2. Grumman F4F Wildcat fighter.

F4F-3 in non-reflective blue-gray over light gray scheme from early 1942

Built to be rugged and fly off relatively short flight decks of aircraft carriers while packing a decent firepower package and providing armor protection for its pilots, the Wildcat became operational in December of 1940, unknowingly to its designers and American naval aviation planners that it was already obsolete by World War II fighter standards.  While an improvement over the bi-plane aircraft carrier fighters it replaced, the Wildcat had a top speed of only 320 mph and was not particularly maneuverable, making it easy prey for Japanese Zero fighters until innovative tactics allowed the Wildcat to be competitive with the Zero.  While no match for German fighters even early in the War, when the Wildcat was replaced by far more capable American carrier fighters such as the F6F Hellcat and F4U Corsair it remained in production for use on small “escort” carriers for use in convoy protection duties in the Atlantic, with over 1200 Wildcats serving with the British Fleet Air Arm in that role.  Its small size and ability to take off with a shorter take off run than its more modern brethren, the Wildcat was ideally suited for use on tiny aircraft carriers and remained useful past the time one would think.  ‘Convoys enjoyed protection against German long-range bombers and submarines courtesy of the Wildcat, called Martel by the British.  Over 7800 of these rugged planes were built.  With landing gear that had to be manually pumped to raise and lower and that were not covered by aerodynamic skins, the Wildcat had a decidedly obsolete look, but looks can be deceiving!

3. Curtiss P-40 Warhawk fighter.

A restored Warhawk in the “Flying Tigers” paint scheme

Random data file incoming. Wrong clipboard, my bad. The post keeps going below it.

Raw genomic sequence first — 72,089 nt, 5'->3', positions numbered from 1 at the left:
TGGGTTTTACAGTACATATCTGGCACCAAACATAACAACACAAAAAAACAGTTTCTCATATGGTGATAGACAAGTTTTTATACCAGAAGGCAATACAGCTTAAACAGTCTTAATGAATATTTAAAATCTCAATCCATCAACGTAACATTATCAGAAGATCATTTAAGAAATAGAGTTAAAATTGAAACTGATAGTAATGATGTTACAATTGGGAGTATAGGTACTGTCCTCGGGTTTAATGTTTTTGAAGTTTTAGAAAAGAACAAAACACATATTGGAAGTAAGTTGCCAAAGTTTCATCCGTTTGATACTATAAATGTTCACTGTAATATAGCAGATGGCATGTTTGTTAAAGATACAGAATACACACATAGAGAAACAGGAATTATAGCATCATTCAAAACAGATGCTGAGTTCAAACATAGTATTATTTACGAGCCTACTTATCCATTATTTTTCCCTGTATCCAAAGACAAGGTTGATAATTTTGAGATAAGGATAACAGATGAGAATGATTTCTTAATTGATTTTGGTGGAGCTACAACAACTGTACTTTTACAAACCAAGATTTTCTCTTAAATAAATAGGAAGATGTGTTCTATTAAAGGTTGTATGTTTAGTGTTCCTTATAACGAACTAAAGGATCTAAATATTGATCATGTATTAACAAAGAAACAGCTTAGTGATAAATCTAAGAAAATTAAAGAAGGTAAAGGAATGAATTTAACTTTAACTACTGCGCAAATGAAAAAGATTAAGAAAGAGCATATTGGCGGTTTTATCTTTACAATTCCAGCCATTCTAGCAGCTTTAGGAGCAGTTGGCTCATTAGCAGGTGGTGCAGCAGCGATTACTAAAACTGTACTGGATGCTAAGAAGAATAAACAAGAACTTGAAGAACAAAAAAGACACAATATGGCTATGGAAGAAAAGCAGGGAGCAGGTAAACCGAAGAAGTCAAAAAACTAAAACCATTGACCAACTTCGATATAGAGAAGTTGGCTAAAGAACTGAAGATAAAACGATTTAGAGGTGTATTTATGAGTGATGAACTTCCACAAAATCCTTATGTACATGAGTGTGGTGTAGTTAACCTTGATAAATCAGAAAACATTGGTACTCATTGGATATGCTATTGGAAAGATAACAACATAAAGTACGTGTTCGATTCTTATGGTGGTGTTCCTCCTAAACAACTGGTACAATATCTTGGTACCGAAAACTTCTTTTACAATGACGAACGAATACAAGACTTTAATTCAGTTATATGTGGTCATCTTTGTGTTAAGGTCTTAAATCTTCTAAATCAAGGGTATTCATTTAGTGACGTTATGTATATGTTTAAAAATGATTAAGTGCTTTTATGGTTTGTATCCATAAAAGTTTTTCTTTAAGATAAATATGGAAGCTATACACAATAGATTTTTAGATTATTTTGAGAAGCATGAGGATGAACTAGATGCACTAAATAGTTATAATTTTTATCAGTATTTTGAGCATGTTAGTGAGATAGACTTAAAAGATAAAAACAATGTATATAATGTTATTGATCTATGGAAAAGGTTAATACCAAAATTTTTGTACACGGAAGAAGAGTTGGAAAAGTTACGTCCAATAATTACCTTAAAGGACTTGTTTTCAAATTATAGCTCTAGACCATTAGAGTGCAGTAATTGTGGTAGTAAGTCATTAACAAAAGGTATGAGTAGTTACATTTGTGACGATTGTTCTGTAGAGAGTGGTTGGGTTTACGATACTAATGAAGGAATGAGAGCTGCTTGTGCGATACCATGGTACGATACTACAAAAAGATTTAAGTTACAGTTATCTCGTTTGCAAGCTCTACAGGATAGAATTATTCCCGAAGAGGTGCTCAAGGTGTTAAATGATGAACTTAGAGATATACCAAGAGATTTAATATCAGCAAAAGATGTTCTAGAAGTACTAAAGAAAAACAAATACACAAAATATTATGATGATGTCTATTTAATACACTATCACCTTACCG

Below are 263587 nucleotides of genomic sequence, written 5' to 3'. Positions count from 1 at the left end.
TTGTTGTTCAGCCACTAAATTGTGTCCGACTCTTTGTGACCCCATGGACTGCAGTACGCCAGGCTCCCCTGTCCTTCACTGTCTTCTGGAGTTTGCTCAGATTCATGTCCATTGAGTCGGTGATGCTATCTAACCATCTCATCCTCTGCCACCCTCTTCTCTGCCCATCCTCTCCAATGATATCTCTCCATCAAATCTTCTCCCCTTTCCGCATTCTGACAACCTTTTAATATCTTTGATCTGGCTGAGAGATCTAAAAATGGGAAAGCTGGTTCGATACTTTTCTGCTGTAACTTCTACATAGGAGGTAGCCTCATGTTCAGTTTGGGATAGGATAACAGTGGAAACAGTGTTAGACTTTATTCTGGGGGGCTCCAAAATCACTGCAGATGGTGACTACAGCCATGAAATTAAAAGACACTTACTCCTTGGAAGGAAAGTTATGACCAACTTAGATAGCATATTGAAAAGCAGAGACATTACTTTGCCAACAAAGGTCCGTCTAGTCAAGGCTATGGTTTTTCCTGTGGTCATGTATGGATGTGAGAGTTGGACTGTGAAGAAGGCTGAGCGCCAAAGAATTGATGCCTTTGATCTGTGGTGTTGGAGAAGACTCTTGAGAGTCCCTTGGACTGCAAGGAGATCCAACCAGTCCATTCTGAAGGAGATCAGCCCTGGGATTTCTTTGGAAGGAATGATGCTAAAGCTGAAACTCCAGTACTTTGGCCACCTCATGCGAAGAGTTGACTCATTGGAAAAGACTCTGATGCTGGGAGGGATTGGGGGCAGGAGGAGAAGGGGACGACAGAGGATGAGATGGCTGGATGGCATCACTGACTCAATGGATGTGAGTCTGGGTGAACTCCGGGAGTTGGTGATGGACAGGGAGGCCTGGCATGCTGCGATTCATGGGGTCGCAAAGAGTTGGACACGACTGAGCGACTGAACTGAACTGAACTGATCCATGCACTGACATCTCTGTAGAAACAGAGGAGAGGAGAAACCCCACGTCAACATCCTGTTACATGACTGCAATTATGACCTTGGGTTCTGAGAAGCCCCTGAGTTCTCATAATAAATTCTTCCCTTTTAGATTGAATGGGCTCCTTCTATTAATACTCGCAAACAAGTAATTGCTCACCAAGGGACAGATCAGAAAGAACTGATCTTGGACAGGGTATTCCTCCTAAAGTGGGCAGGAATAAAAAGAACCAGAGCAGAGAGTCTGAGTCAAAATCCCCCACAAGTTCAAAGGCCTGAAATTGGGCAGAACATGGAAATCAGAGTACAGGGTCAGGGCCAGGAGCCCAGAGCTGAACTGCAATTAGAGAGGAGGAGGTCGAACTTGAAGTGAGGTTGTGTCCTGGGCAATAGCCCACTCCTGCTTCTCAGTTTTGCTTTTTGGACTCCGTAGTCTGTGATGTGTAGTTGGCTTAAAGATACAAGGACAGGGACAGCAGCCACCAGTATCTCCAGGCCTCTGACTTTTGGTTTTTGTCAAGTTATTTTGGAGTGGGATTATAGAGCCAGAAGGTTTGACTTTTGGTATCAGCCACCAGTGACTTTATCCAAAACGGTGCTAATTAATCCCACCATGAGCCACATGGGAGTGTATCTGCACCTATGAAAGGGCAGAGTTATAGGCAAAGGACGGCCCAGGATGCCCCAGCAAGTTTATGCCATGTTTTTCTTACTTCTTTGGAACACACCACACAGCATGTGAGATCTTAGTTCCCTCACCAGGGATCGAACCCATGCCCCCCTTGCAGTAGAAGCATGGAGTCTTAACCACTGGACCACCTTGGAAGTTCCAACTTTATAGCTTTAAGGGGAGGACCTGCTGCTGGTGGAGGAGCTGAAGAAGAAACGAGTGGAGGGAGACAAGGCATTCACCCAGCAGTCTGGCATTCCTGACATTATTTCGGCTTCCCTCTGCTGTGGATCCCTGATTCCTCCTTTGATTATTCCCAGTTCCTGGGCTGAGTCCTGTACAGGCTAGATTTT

Developed from 1938 to 1940, the P-40 was the premier American fighter when it went into operational service in 1940, though its initial iteration lacked the armor, self-sealing fuel tanks and heavier armament that future models would bear.  The extra weight of armor and guns (in the P-40C model, the first “combat ready” version of the fighter, which weighed over 8000 pounds, an increase of 800 pounds over the B model) reduced performance somewhat, and the P-40 went to war at a disadvantage to the German Bf-109 which was lighter and more maneuverable.  I have often read and heard that the P-40 was “obsolete” already when it was introduced, but that assessment is not really true.  A rugged and reliable design, the P-40 was lacking mainly in high altitude performance as problems with turbochargers resulted in the Warhawk being supplied with a supercharger instead.  (Turbochargers are air compressors powered by engine exhaust, while superchargers are also air compressors powered mechanically by gears or belts.)  The P-40 also lacked the agility of the Bf-109 and the Japanese Zero (A6M), its primary opponents early in World War II.  The P-40 was quickly eclipsed by the rapid rate of fighter evolution during World War II, surpassed in performance in almost every parameter by newer models of existing planes such as the bf-109 and the Supermarine Spitfire, as well as American models such as the P-38, P-47, P-51, F6F and F4U.  Despite being slower, less maneuverable, having poorer high-altitude performance and less range than these newer American fighters, the P-40 stayed in mass production until 1944 with a total of 13,738 of these rugged fighters built!  The P-40 held its own quite well against the nimbler but more lightly constructed Japanese Zero and had the firepower (6 X .50 caliber machine guns) to tear up Japanese bombers.  In the European/North African Theater of Operations, the P-40 performed well against German and Italian aircraft in the low and medium altitude combat zones and was pressed into service as a rugged and reliable fighter bomber and ground attack plane.  This allegedly obsolete airplane continued in service in other countries, last serving in Brazil until 1958.